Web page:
Doctors' knowledge of radiation exposure: questionnaire study

BMJ 2003; 327 doi: (Published 14 August 2003) Cite this as: BMJ 2003;327:371
  1. S Shiralkar, consultant surgeon1,
  2. A Rennie, senior house officer in general surgery2,
  3. M Snow, senior house officer in general surgery3,
  4. R B Galland, consultant surgeon2,
  5. M H Lewis, consultant surgeon (mike.lewis{at},
  6. K Gower-Thomas, consultant radiologist3
  1. 1 Russells Hall Hospital, Dudley, West Midlands DY1 2HQ
  2. 2 Royal Berkshire Hospital, Reading RG1 5AN
  3. 3 Royal Glamorgan Hospital, Llantrisant CF72 8XR
  1. Correspondence to: M H Lewis
  • Accepted 14 May 2003


Despite the small but definite risk to patients' health, investigations involving radiation are an accepted and fundamental part of medical practice. In the United Kingdom an estimated 100-250 deaths occur each year from cancers directly related to medical exposure to radiation.1 In March 2000, the UK secretary of state issued new regulations that emphasised the importance and dangers of radiation.2 3

We investigated the level of knowledge doctors have concerning radiation doses received by patients when they undergo commonly requested radiological investigations.

Participants, methods, and results

We compiled a questionnaire listing the most commonly requested radiological investigations. Participants were asked to identify the average dose of radiation received when a person underwent a standard chest x ray. This was then used to represent a single dose of radiation, and doctors were asked to estimate the equivalent doses of radiation for various radiological investigations (table).


Equivalent number of doses of radiation for most commonly requested investigations. Dose for chest x ray used as single unit dose of radiation. Figures are numbers (percentage) of doctors with correct answer for each investigation

View this table:

We asked a convenience sample of 130 doctors at all different grades from two separate hospitals (South Wales and Oxford) to take part in the study and interviewed each doctor on a one to one basis. All doctors agreed to complete the questionnaire. There was no negative marking. We accepted a deviation of 20% above and below the correct value (wider variations were allowed for those procedures for which the radiation dose can vary enormously). Correct answers to the questions were derived from information available on the internet4 and counter checked with the Royal College of Radiologists.5

We interviewed 40 senior house officers, 40 specialist registrars, 40 consultants, and 10 consultant radiologists. None of them knew the approximate dose of radiation received by a patient during a chest x ray or even the measurement in units of radiation (0.02 mSv). The minimum score was 0% and the maximum score was 59%. Five doctors (4%) gave no correct answers. The estimated doses of radiation were much lower than the correct doses. For example, a patient undergoing an arteriogram of the leg would receive 400 times the radiation of a chest x ray, but the average mean answer was 26 times—that is, doctors were submitting their patients to a radiation dose that was 16 times larger than they thought it was. The average mean dose of irradiation was six times the quantity estimated by the doctor.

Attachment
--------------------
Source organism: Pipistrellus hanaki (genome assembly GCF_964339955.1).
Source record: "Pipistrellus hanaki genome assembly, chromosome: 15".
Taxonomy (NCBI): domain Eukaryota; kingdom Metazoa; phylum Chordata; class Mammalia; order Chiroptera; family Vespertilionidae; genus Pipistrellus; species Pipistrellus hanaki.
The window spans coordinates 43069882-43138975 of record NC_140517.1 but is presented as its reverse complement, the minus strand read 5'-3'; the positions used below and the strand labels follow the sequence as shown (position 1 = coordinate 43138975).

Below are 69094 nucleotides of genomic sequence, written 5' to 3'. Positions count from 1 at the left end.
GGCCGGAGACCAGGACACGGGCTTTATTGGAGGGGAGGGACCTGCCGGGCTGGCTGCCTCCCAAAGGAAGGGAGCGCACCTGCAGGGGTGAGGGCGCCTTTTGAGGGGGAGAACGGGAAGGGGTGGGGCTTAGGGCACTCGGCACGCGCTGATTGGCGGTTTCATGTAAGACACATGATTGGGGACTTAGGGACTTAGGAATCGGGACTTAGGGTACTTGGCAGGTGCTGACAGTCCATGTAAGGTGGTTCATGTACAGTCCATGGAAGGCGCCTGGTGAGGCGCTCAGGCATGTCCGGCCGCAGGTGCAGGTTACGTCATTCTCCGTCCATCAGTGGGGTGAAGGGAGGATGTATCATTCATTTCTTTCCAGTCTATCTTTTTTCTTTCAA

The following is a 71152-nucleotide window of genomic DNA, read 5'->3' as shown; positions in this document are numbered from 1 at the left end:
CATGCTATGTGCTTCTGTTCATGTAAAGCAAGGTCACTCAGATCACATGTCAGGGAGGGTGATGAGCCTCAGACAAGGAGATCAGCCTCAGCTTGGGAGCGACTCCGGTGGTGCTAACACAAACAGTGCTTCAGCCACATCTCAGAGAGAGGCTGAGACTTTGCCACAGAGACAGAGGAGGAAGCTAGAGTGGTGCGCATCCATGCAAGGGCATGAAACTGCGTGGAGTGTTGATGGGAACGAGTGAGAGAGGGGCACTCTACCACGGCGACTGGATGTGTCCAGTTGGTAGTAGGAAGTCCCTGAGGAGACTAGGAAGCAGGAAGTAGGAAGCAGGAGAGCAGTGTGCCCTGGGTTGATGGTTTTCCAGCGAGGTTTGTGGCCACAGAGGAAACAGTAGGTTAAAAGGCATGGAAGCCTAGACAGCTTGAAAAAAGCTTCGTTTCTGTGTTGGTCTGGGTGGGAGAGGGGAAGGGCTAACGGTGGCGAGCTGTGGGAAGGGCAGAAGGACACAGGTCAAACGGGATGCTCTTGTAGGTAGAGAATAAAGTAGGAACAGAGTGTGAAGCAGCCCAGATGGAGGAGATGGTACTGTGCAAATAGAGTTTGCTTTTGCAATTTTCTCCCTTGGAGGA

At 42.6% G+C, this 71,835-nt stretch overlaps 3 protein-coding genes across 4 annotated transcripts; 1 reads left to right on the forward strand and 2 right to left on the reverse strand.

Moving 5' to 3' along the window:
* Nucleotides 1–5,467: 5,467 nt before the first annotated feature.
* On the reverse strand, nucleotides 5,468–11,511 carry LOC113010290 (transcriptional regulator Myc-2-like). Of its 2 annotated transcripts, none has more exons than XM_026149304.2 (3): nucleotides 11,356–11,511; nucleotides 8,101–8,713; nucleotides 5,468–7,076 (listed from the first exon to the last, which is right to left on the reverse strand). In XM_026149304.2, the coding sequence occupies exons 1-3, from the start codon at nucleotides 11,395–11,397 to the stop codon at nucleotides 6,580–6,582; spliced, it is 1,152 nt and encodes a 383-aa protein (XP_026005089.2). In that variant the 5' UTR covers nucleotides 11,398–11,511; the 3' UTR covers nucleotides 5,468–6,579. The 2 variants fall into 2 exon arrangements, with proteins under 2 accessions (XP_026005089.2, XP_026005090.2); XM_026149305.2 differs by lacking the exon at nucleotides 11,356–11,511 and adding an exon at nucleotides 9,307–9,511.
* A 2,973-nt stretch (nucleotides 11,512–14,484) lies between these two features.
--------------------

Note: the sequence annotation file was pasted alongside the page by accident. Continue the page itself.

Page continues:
Overall, 97% of the answers were underestimates of the actual dose; six (5%) doctors did not realise that ultrasound does not use ionising radiation; and 11 (8%) did not realise that magnetic resonance imaging does not use ionising radiation.


In a convenience sample of doctors few had any knowledge about the level of radiation that their patients were exposed to during radiological investigations. Most patients entering hospital will have at least one x ray investigation and usually many more subsequent x rays. It is well known to both the lay public and to medical professionals that although radiological investigations are valuable, they represent a small but definite potential risk to health through exposure to ionising radiation.

The interviewed doctors came from two hospitals in two different regions. Therefore our results may not apply throughout the United Kingdom, but it does seem that most doctors have no idea as to the amount of radiation received by patients undergoing commonly requested investigations, despite them all having undertaken the radiation protection course. This lack of awareness of the degree of exposure to ionising radiation becomes particularly pertinent when we consider the number of patients who receive inappropriate or repeat examinations.


  • Contributors SS, AR, and MS questioned the selection of doctors on a one to one basis in the South Wales and Oxford region. SS, MHL, RBG, and KGT wrote and contributed to the final version of the paper. KGT is the guarantor.

  • Funding None.

  • Competing interests None declared.


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